At a certain negative Ω, the output is flat. The output wave does not time-shift at all, it just flips across the X-axis after going to complete zero.
A video is worth (one thousand * frames per second * number of seconds of video length) words, so here’s a video of me wiggling the gyro. Watch the fuzzy output.
Well, this is certainly troublesome. To use the gyro properly, I would have to monitor both the phase AND the magnitude, because certain output magnitudes correspond to the same Ωs in opposite directions. Worse yet, it’s not like the signal is centered around zero or anything – zero is actually some negative Ω.
Not very useful, so I started playing around with frequencies and what not. Here’s where I discovered that the gyro won’t do anything with a 24,000Hz input on the rotor. I’d need a VFD or something to get it that fast.
But an interesting phenomenon occured at a VDT input frequency of about10,000Hz (with the rotor back at the usual 700hz frequency). I noticed that the -Ω saturation magnitude began decreasing with increasing input frequency. At around 10Khz, maximum -Ω resulted in a totally flat response. The maximum +Ω voltage increased corresponingly.
Hey, this is something useful. A nominal magnitude at zero Ω, a high magnitude at maximum +Ω, and zero at maximum -Ω. If you rectified the sine wave, you’d get a constant Ω=0, +Ωmax, and -Ωmax voltage with linear variations with Ω in between.
Unfortunately, the intervals seemed to be unequal. That is, the voltage difference from Ω=0 to +Ωmax was higher than Ω=0 to -Ωmax. Further observation of the frequency response showed that these intervals changed as the frequency was increased. So I tried to find the frequency where the voltage swing would be approximately equal.
The magical frequency was around 18Khz. At this point, the voltage deviations from Ω=0 were (to my eyes and MITERs’ ancient oscilloscope) essentially equal in both directions. The output sine wave no longer flipped, nor did it reach zero, but it only deviated from the rest amplitude slightly.
Here’s a video where channel 1 is initially suppressed so the full range of the voltage swing is variable.
I threw an op-amp at the roughly .5 volt p2p output signal so it was in a more useful range.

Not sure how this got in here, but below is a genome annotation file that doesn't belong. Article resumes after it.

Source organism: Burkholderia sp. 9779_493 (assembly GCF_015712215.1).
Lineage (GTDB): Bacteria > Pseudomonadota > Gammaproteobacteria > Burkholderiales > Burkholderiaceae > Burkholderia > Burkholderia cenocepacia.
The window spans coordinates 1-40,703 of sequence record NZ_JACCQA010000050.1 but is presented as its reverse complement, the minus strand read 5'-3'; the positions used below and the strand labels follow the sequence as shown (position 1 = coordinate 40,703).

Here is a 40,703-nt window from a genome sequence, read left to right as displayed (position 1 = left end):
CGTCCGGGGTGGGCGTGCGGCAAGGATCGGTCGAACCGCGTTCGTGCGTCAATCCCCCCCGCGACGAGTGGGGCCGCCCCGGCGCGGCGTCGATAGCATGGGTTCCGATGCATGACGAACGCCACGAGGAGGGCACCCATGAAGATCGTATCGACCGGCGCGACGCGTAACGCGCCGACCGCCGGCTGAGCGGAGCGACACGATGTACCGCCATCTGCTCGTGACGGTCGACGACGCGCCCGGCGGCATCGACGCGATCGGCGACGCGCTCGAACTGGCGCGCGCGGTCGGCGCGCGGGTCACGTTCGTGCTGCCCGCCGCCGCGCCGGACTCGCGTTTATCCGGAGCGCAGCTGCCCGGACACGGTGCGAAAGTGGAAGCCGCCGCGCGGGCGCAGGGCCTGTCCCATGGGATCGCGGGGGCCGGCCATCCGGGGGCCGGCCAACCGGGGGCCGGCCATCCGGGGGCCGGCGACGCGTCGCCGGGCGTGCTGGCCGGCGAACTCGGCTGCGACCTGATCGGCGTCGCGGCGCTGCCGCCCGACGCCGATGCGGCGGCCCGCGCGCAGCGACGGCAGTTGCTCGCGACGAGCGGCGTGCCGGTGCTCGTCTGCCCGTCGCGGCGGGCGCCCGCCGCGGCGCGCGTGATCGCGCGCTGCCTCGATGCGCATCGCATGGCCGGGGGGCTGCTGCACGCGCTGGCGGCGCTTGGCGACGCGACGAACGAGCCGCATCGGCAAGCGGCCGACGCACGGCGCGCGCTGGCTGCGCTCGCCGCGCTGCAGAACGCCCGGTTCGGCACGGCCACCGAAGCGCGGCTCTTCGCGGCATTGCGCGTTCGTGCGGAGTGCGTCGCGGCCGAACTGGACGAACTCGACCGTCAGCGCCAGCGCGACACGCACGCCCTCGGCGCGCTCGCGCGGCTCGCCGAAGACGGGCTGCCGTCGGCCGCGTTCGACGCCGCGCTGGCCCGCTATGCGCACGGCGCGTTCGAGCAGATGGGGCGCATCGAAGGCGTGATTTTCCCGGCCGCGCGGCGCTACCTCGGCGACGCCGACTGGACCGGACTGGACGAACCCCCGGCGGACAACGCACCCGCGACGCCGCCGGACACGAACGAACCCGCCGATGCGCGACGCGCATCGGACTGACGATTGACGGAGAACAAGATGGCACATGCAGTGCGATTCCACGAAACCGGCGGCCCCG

So now I know that at about 18Khz sine wave input, the output of the gyro is a sine wave of a certain magnitude at rest. Moving the gyro about its sensitive axis changes the magnitude positively or negatively to relatively equal voltage limits above and below the rest voltage, but the output is still a sine wave.
This is now alot more useful to me, because the signal can be rectified into a positive DC voltage, then the “zero voltage” subtracted from that. Then, a positive angular velocity will yield a positive DC voltage, and a negative one vice versa. And zero volts should be zero movement. There’s probably a less Byzantine way of reading the signal, but that’s a first-order guess using my limited EE knowledge.
So, the bottom line is, so far…
A +/- 15 volt power supply and something that generates and accepts sine waves is needed.
Black wire: Ground. Legit ground.
Red wire: One rotor input. According to the Interwebs, this should be a 400 to 700hz square(sine?) wave.
Green wire: Other rotor input. One of the two should be capacitatively coupled to the other. Here I assume that depending on which lead gets the capacitor, the rotor spins in opposite directions.
Blue: Signal ground. I tied it to Legit Ground™
Yellow wire: VDT input, referenced to Blue.Takes a sine wave.
White wire: VDT output. A chopped and screwed version of your input appears here. Intepretation is an exercise left to the EE-gifted.
First person to build a cruise missile cool gyroscopically-guided thing wins!
Also, comments, corrections, and additional information is welcome and encouraged. I don’t doubt at all that I misinterpreted or abused something, so please point it out!